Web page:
A real change is coming and with this post you will get a glimpse into where the next big thing in Neonatology is likely to be. A catchy title for sure and also an exaggeration as I don’t see us abandoning the endotracheal tube just yet. There has been a lot of talk about less invasive means of giving surfactant and the last few years have seen several papers relating to giving surfactant via a catheter placed in the trachea (MIST or LISA techniques as examples). There may be a new kid on the block so to speak and that is aerosolized surfactant. This has been talked about for some time as well but the challenge had been figuring out how to aerosolize the fluid in such a way that a significant amount of the surfactant would actually enter the trachea. This was really a dream of many Neonatologists and based on a recently published paper the time may be now for this technique to take off.
A Randomized Trial of Aerosolized Surfacant
Minocchieri et al as part of the CureNeb study team published Nebulised surfactant to reduce severity of respiratory distress: a blinded, parallel, randomised controlled trial. This trial set out to obtain a sample size of 70 patients between 29 0/7 to 33 6/7 weeks to demonstrate a difference in need for intubation from 30% down to 5% in patients treated with CPAP (30% was based on the historical average). The authors recognizing that the babies in this GA bracket might behave differently, further stratified the randomization into two groups being 29 0/7 – 31 6/7 weeks and 32 0/7 to 33 6/7 weeks. Those babies who were on CPAP and met the following criteria for intubation were either intubated in the control group and given surfactant (curosurf) using the same protocol as those nebulized or had surfactant delivered via nebulisation (200 mg/kg: poractant alfa) using a customised vibrating membrane nebuliser (eFlow neonatal). Surfactant nebulisation(100 mg/kg) was repeated after 12 hours if oxygen was still required. The primary dichotomous outcome was the need for intubation within 72 hours of life, and the primary continuous outcome was the mean duration of mechanical ventilation at 72 hours of age.
Criteria for intubation
1. FiO2 >0.35 over more than 30 min OR FiO2 >0.45 at
2. More than four apnea/hour OR two apnea requiring BVM
3. Two cap gases with pH <7.2 and PaCO2 >65 mm Hg (or) >60 mm Hg if arterial blood gas sample).
4. Intubation deemed necessary by the attending physician.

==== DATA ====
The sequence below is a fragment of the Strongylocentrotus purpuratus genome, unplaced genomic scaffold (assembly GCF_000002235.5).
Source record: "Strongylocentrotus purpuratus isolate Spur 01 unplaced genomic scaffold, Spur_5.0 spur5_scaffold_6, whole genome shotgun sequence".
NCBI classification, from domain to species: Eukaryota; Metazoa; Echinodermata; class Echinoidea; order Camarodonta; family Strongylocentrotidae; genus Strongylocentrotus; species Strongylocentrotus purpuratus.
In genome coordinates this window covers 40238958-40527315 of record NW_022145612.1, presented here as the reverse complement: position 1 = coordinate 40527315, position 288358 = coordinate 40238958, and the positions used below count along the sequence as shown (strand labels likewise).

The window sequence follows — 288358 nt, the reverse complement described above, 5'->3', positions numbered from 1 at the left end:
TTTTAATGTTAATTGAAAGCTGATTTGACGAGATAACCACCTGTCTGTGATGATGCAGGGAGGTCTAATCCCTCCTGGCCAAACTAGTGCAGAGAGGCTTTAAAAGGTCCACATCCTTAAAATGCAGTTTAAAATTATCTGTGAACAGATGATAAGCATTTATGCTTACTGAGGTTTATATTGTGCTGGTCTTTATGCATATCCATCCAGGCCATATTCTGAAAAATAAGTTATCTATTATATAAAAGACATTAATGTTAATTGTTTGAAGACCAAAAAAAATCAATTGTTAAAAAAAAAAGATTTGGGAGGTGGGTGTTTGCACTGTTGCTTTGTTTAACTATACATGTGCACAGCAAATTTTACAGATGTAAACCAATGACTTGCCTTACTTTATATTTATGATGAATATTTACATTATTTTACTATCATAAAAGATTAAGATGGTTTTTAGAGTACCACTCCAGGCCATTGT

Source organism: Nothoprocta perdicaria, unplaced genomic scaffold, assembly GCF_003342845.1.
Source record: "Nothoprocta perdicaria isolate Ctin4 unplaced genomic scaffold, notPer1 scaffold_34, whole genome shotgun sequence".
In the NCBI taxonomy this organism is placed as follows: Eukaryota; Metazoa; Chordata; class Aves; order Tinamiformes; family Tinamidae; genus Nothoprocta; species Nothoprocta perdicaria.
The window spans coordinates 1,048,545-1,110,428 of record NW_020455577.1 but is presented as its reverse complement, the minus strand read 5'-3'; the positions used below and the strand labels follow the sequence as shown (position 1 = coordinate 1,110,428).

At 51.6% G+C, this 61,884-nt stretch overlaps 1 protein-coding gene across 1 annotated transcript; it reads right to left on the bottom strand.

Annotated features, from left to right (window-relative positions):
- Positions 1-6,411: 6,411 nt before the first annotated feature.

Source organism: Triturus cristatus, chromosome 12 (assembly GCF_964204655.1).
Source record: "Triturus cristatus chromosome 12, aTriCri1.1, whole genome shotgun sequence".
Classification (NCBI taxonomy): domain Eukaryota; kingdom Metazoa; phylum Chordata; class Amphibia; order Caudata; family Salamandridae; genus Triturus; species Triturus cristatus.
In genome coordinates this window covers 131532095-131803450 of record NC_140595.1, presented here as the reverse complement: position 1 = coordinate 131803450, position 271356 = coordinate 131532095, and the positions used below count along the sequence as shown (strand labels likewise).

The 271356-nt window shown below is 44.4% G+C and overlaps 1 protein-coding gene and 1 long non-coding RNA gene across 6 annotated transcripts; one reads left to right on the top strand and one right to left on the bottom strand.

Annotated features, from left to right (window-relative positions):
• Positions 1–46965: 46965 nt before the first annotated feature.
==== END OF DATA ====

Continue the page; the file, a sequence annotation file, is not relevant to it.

Did It Work?
Eureka! It seemed to work as 11 of 32 infants were intubated in the surfactant nebulisation group within 72 hours of birth vs.22 out of 32 infants receiving CPAP alone (RR (95% CI)=0.526 (0.292 to 0.950)). The reduction though was accounted for by the bigger babies in the 32 0/7 to 33 6/7 weeks group as only 1 of 11 was intubated when given nebulized surfactant compared to 10 of 13 managed with CPAP. The duration of ventilation in the first 72 hours was not different between the groups: the median (range) 0 (0–62) hour for the nebulization group and 9 (0–64) hours for the control group (p=0.220). It is important in seeing these results that the clinicians deciding whether infants should be intubated for surfactant administration were blind to the arm the infants were in. All administration of curosurf via nebulization or sham procedures were done behind a screen.
The total number of infants randomized were 66 so they did fall shy of the necessary recruitment but since they did find a difference the results seem valid. Importantly, there were no differences in complications although I can’t be totally confident there really is no risk as this study was grossly underpowered to look at rarer outcomes.
Breaking down the results
This study has me excited as what it shows is that “it kind of works“. Why would larger babies be the ones to benefit the most? My guess is that some but not a lot of surfactant administered via nebulization reaches the alveoli. Infants with lesser degrees of surfactant deficiency (32 0/7 to 33 6/7) weeks might get just enough to manage without an endotracheal tube. Those infants (in particular less than 32 0/7 weeks) who have more significant surfactant deficiency don’t get enough and therefore are intubated. Supporting this notion is the overall delay in time to intubation in those who were intubated despite nebulization (11.6 hours in the nebulization group vs 4.9 hours in the control arm). They likely received some deposition in the distal alveoli but not enough to completely stave off an endotracheal tube.
One concerning point from the study though had to do with the group of infants who were intubated despite nebulization of surfactant. When you look at total duration of ventilation (hours) it was 14.6 (9.0–24.8) in the control arm vs 25.4 (14.6–42.2) p= 0.029*. In other words infants who were intubated in the end spent about twice as long intubated as those who were intubated straight away. Not a huge concern if you are born at 32 weeks or more but those additional thousands of positive pressure breaths are more worrisome as a risk for CLD down the road.
As it stands, if you had an infant who was 33 weeks and grunting with an FiO2 of 35% might you try this if you could get your hands on the nebulizer? It appears to work so the only question is whether you are confident enough that the risk of such things as pneumothorax or IVH isn’t higher if intubation is delayed. It will be interesting to see if this gets adopted at this point.
The future no doubt will see a refinement of the nebulizer and an attempt to see how well this technique works in infants below 29 weeks. It is in this group though that prolonging time intubated would be more worrisome. I don’t want to dismiss this outright as I see this as a pilot study that will lead the way for future work that will refine this technique. If we get this right this would be really transformative to Neonatology and just might be the next big leap.